Another Small SUV ?
Just when you thought that there couldn’t possibly be room for another small SUV in the Australian marketplace along comes the Hyundai’s offering … the Hyundai Kona with a price tag that sets it apart from many of its competitors.
At $27k drive away the Hyundai Kona is definitely not the cheapest in its class but it does comes with some interesting technology. But are the buyers in the small SUV market all that interested in technology over price point?
Hyundai says that it wants to appeal to the emotions of potential buyers rather than bedazzle them with all that technology and I guess we will just have to wait and see if that will work.
As with all Hyundai SUVs the Hyundai Kona SUV will come in three trim levels; Active, Elite and Highlander. An optional safety pack will be available for the Active.
Each of the trim levels will be available with two drivetrain combinations.
A 2.0-litre naturally aspirated engine coupled to a six-speed auto transmission driving the front wheels will probably be the drivetrain combination of choice for most buyers but there is also be a 1.6-litre Turbo-GDI engine coupled to a seven-speed dual -clutch transmission driving all wheels available for those who want to be a little different.
The 2.0-litre engine features multi-point fuel injection and Atkinson Cycle technology to deliver better fuel economy without any loss of power or torque.
That combination produces 110 kW of power and 180Nm at 4,5000rpm and, when paired with the six-speed transmission, that combination takes the vehicle from 0 to 100km/h in 10 seconds flat. That’s hardly breathtaking but it’s not too shabby.
The turbo-charged 1.6-litre engine offers more spirited performance and will do 0 to 100km/h in 7.9 seconds. Along the way it will produce 18% more power and 47% more torque than the 2-0-litre engine.
Power output is 130kW at 5,500rpm and torque is 265Nm at 1,500rpm and doesn’t reduce till the engine reaches 4,500rpm.
Different drivetrains mean different suspensions for the Hyundai Kona SUV.
Independent MacPherson strut design in common for the front suspension in both drivetrains but things are quite different at the rear.
The front-wheel-drive versions feature torsion beam suspension while the all-wheel-drive version features dual-arm, multi-link suspension to give a smooth ride over a broad range of road surfaces.
Let’s face it, even if you’re never going to take the Kona off-road you’ll still encounter that “broad range of road surfaces”.
Safety features on the Hyundai Kona include:
Forward Collision-Avoidance Assist,
Blind Spot Collision Warning,
Rear Cross-Traffic Collision Warning,
Lane Keeping Assist,
Driver Attention Warning,
High Beam Assist,
Electronic Stability Control with Vehicle Stability Management,
LED Daytime Running Lights,
Emergency Stop Signal
Tyre Pressure Monitoring System
Rear-view camera and park assist
While many of those safety features are missing from the Active model they are available in a safety pack that looks to be well worth the extra money.
And if all that isn’t enough to stop you having an accident then the six airbags that are standard across the range should go some way to keeping you safe.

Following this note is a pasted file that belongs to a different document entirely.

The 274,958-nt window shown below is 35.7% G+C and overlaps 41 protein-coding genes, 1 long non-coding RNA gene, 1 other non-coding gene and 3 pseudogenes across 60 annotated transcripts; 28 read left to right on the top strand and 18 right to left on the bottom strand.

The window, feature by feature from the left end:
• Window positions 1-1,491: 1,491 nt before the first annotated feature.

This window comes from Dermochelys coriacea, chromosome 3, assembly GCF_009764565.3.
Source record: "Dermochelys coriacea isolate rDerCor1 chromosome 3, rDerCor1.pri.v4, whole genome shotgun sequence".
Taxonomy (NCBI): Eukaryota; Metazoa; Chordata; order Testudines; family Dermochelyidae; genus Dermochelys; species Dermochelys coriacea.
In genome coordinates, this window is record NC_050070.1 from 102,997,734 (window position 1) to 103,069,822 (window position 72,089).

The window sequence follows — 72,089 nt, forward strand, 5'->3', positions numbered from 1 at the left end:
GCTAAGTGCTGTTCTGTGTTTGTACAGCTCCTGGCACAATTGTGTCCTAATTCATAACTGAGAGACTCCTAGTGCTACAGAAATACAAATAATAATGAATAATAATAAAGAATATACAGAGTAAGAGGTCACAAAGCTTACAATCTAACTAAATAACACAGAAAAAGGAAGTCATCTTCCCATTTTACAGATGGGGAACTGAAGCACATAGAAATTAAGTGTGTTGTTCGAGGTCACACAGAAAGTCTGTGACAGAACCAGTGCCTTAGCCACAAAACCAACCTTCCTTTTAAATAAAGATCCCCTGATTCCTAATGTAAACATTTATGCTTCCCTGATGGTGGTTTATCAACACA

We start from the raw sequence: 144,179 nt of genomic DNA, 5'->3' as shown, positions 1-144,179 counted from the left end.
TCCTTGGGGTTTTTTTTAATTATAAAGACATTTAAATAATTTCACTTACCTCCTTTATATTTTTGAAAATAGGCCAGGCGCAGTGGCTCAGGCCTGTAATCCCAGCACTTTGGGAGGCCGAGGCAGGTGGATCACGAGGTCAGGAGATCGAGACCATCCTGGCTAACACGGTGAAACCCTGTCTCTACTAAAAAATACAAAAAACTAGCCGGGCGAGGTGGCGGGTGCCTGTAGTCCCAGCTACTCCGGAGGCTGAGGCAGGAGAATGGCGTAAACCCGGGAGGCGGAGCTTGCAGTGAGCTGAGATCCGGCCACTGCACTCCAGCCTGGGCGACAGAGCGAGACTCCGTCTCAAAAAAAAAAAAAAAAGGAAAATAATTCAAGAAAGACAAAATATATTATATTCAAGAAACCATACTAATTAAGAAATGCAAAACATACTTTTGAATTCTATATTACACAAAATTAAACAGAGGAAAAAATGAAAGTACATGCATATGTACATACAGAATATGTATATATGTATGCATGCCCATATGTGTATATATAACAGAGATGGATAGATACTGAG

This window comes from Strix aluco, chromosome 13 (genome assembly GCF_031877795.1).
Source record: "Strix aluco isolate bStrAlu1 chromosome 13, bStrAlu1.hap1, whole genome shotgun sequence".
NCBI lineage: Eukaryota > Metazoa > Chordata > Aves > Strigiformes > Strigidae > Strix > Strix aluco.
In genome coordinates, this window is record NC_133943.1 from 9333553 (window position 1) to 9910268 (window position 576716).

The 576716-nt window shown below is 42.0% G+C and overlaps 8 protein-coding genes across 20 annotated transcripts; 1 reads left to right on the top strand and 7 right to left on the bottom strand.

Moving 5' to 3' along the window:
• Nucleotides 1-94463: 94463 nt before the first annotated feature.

There was a time when actually driving a vehicle took up all of our attention but those days have gone and it’s important that we have plenty of infotainment to stop us from becoming bored.
To help keep you entertained the Hyundai Kona as a 7-inch tablet-style touchscreen that gives you access to advanced connectivity features such as Bluetooth and audio streaming, iPod and smartphone connectivity through Apple CarPlay and Android Auto.
Hyundai want the Kona SUV to be a technology leader in the small SUV class and to achieve that they have included a range of features that were once the domain of larger luxury vehicles.
Standard on the Kona Highlander is a Head-Up Display that projects drive-related information onto a clear glass panel behind the instrument display. It’s designed to give maximum visibility without being distracting and you can turn it off simply by pressing a button.
LED headlights designed to follow the direction that the steering wheel is pointed is also part of the mix along with wireless smartphone charging.
Hyundai Auto Link is also part of the technology suite in the Kona SUV. This handy features connects the Kona to your smartphone and gives you access to everything from real-time diagnostics … including things such as tyre pressure … to automatic access to roadside assistance if needed.
Electrically adjusted driver’s and passenger seats … with a total of 10 adjustment settings … are designed to make things as comfortable as possible for drivers and passengers.
Climate control on the Elite and Highlander models add to the comfort levels and the system features an automatic windscreen defog function for added safety.
Hyundai says that the Kona has plenty of space for five occupants … they don’t actually five adults … and luggage space is limited to just 361 litres with the back seat in place.
However the rear seat can be totally folded and that lifts the luggage space to 1143 litres and the rear seat also has a 60/40 split-fold feature.
Perhaps the mostly interesting interior feature of the Hyundai Kona is the ability for owners to change the height of the boot floor. The lower setting gives more cargo space while the upper setting gives a totally flat loading area when the rear seats are folded.
So will people buy emotion and technology over price point in a very competitive market? We will just have to wait and see.